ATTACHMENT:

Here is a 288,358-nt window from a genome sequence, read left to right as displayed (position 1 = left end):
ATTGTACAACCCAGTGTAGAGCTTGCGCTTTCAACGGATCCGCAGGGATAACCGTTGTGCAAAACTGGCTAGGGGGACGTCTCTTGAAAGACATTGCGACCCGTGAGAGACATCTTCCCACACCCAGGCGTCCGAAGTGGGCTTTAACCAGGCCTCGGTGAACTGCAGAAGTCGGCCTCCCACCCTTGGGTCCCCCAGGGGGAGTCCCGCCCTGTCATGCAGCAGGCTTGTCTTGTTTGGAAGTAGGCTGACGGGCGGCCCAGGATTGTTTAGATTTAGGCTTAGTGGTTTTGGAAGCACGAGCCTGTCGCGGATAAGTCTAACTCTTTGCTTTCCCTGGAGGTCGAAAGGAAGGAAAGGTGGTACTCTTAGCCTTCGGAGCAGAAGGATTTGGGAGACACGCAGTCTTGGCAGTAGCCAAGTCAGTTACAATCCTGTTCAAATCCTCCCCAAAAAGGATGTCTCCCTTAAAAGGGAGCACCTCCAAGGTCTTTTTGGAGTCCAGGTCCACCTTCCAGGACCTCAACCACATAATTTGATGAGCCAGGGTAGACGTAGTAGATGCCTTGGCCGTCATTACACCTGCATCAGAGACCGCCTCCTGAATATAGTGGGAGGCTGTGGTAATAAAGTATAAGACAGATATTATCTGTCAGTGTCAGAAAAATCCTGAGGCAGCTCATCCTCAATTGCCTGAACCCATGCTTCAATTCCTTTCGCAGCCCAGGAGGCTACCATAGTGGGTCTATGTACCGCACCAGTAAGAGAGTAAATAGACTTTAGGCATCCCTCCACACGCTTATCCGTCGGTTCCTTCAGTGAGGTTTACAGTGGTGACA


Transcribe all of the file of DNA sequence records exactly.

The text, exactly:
Here is a 288,358-nt window from a genome sequence, read left to right as displayed (position 1 = left end):
ATTGTACAACCCAGTGTAGAGCTTGCGCTTTCAACGGATCCGCAGGGATAACCGTTGTGCAAAACTGGCTAGGGGGACGTCTCTTGAAAGACATTGCGACCCGTGAGAGACATCTTCCCACACCCAGGCGTCCGAAGTGGGCTTTAACCAGGCCTCGGTGAACTGCAGAAGTCGGCCTCCCACCCTTGGGTCCCCCAGGGGGAGTCCCGCCCTGTCATGCAGCAGGCTTGTCTTGTTTGGAAGTAGGCTGACGGGCGGCCCAGGATTGTTTAGATTTAGGCTTAGTGGTTTTGGAAGCACGAGCCTGTCGCGGATAAGTCTAACTCTTTGCTTTCCCTGGAGGTCGAAAGGAAGGAAAGGTGGTACTCTTAGCCTTCGGAGCAGAAGGATTTGGGAGACACGCAGTCTTGGCAGTAGCCAAGTCAGTTACAATCCTGTTCAAATCCTCCCCAAAAAGGATGTCTCCCTTAAAAGGGAGCACCTCCAAGGTCTTTTTGGAGTCCAGGTCCACCTTCCAGGACCTCAACCACATAATTTGATGAGCCAGGGTAGACGTAGTAGATGCCTTGGCCGTCATTACACCTGCATCAGAGACCGCCTCCTGAATATAGTGGGAGGCTGTGGTAATAAAGTATAAGACAGATATTATCTGTCAGTGTCAGAAAAATCCTGAGGCAGCTCATCCTCAATTGCCTGAACCCATGCTTCAATTCCTTTCGCAGCCCAGGAGGCTACCATAGTGGGTCTATGTACCGCACCAGTAAGAGAGTAAATAGACTTTAGGCATCCCTCCACACGCTTATCCGTCGGTTCCTTCAGTGAGGTTTACAGTGGTGACA